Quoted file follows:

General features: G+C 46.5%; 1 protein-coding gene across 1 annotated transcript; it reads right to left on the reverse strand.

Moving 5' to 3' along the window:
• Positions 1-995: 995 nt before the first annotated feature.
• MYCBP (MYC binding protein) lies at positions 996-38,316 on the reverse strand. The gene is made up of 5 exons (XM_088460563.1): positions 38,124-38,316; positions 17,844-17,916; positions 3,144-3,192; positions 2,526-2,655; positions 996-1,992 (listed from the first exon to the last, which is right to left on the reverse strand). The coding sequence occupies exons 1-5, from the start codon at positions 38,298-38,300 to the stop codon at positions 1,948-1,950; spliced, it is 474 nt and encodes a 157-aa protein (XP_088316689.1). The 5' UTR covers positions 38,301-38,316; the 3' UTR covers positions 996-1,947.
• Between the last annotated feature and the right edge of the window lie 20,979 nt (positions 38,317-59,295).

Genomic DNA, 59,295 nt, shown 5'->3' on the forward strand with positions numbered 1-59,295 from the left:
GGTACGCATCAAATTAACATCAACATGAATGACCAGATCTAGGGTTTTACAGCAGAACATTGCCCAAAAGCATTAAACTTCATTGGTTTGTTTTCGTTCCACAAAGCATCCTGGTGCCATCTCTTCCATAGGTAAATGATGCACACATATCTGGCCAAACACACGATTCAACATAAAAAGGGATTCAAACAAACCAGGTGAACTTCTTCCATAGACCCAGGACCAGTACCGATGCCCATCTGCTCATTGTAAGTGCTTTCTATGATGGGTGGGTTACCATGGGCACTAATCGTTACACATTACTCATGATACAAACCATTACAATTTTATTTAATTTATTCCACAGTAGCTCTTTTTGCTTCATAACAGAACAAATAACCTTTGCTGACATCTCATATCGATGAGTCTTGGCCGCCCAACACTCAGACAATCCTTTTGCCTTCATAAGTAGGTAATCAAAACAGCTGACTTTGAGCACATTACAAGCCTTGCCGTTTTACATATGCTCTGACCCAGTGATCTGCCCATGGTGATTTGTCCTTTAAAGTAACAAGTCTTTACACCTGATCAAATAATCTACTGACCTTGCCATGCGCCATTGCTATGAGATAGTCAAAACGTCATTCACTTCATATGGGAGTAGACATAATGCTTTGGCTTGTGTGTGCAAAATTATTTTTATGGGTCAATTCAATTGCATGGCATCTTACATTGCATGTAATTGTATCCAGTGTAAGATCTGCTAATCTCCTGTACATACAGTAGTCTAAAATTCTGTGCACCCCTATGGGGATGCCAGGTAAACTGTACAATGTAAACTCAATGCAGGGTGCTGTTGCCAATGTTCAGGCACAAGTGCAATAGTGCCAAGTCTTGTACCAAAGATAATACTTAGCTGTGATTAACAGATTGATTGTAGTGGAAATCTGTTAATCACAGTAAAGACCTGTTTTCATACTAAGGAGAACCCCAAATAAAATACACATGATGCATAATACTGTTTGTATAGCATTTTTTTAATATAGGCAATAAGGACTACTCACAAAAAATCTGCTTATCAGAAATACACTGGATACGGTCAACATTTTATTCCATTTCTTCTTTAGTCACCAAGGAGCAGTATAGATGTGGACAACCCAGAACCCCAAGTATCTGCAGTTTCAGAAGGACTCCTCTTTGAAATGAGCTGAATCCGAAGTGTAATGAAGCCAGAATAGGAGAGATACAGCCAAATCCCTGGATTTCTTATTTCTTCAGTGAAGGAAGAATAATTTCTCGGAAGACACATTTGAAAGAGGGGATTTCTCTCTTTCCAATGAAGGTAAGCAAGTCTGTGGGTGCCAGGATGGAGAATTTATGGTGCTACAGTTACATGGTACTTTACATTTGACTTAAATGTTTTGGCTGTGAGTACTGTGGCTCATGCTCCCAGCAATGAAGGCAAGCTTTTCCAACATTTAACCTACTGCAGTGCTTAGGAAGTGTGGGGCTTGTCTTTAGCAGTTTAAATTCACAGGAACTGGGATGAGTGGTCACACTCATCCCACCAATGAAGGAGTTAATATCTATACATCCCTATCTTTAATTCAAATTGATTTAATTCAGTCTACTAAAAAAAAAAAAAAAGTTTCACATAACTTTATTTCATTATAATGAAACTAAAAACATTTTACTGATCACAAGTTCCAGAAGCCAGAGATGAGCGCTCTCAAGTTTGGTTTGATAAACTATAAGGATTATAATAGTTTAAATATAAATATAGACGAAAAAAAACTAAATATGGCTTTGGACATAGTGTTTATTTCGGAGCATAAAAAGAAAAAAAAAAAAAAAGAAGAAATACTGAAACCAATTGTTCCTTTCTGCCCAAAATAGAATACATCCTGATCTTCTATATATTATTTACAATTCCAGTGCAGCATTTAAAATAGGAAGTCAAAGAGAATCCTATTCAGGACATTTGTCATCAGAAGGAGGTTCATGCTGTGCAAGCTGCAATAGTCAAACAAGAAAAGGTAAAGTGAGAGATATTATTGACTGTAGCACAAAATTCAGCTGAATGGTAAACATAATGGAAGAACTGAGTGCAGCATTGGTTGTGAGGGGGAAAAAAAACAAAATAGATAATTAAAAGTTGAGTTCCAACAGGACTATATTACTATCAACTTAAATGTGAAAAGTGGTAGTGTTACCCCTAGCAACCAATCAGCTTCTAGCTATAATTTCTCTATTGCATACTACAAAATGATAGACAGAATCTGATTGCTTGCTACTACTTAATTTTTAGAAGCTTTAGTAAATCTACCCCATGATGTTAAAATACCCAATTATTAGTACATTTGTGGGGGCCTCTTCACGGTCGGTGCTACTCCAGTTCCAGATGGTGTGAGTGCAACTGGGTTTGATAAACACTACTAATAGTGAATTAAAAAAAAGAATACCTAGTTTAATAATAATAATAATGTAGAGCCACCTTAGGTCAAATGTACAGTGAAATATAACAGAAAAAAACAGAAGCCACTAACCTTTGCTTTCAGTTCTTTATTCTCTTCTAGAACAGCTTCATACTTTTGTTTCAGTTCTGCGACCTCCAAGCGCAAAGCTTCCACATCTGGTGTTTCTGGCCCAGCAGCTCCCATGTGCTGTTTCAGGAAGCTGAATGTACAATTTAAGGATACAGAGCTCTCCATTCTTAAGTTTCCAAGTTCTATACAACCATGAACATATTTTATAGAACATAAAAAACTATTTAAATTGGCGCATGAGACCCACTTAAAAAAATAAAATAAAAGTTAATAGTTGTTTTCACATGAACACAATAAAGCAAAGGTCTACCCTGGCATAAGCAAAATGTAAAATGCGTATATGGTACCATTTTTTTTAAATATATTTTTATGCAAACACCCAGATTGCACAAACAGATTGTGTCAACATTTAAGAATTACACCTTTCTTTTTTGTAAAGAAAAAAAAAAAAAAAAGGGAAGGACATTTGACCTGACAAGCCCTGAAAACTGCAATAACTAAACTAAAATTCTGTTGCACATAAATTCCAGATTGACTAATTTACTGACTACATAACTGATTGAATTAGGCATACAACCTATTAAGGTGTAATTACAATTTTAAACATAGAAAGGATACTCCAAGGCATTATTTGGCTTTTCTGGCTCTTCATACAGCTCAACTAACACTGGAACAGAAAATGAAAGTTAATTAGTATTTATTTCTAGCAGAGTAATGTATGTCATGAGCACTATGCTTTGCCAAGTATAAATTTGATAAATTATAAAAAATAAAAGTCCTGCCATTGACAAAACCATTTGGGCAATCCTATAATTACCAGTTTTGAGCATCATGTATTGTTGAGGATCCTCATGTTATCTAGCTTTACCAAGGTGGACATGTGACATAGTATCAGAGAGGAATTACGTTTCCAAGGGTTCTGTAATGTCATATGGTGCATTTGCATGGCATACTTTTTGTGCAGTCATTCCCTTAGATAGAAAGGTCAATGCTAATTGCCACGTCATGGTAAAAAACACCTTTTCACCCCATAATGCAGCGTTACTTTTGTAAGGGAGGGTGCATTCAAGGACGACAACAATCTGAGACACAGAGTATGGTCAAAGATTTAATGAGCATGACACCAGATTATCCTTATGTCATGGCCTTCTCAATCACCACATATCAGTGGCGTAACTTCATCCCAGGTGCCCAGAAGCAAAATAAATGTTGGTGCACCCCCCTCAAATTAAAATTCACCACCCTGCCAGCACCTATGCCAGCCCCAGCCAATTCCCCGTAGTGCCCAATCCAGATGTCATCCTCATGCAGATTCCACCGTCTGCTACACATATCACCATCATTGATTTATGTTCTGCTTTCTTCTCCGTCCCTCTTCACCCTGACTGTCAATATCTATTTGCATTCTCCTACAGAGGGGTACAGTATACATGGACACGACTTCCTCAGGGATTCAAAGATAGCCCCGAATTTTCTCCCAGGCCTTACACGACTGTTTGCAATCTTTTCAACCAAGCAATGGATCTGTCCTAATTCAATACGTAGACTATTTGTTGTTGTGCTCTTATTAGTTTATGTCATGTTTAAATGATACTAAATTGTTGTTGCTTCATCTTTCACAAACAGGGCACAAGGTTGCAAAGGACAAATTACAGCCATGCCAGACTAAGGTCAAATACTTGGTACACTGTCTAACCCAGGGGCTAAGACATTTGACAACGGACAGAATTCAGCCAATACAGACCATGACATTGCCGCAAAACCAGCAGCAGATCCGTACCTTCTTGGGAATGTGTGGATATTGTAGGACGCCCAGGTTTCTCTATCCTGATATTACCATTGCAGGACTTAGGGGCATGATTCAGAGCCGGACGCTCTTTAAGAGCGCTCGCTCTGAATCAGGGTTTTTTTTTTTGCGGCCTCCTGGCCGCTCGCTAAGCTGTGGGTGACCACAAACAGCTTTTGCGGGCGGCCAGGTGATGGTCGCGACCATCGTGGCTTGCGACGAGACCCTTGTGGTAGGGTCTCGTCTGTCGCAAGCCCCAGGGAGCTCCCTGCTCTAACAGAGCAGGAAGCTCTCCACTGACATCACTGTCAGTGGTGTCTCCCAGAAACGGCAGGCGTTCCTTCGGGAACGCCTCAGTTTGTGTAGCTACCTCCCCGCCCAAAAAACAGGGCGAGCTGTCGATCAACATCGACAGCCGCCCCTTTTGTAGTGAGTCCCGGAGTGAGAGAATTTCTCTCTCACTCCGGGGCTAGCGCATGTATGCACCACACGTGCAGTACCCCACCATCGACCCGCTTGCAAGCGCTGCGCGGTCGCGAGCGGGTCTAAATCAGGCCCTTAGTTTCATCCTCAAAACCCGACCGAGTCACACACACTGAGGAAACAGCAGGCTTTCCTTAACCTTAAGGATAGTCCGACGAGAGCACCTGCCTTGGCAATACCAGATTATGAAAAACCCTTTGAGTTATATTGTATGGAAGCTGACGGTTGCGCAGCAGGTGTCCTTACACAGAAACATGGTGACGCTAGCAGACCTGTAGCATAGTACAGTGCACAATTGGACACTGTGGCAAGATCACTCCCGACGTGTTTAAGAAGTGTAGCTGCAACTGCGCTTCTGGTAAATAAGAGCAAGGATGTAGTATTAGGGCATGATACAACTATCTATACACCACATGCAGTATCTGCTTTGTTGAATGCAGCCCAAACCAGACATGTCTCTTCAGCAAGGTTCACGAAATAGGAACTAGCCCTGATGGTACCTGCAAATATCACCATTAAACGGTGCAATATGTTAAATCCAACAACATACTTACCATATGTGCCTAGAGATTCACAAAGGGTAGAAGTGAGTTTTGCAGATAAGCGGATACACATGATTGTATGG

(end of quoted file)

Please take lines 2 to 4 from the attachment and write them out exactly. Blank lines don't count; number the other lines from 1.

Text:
Moving 5' to 3' along the window:
• Positions 1-995: 995 nt before the first annotated feature.
• MYCBP (MYC binding protein) lies at positions 996-38,316 on the reverse strand. The gene is made up of 5 exons (XM_088460563.1): positions 38,124-38,316; positions 17,844-17,916; positions 3,144-3,192; positions 2,526-2,655; positions 996-1,992 (listed from the first exon to the last, which is right to left on the reverse strand). The coding sequence occupies exons 1-5, from the start codon at positions 38,298-38,300 to the stop codon at positions 1,948-1,950; spliced, it is 474 nt and encodes a 157-aa protein (XP_088316689.1). The 5' UTR covers positions 38,301-38,316; the 3' UTR covers positions 996-1,947.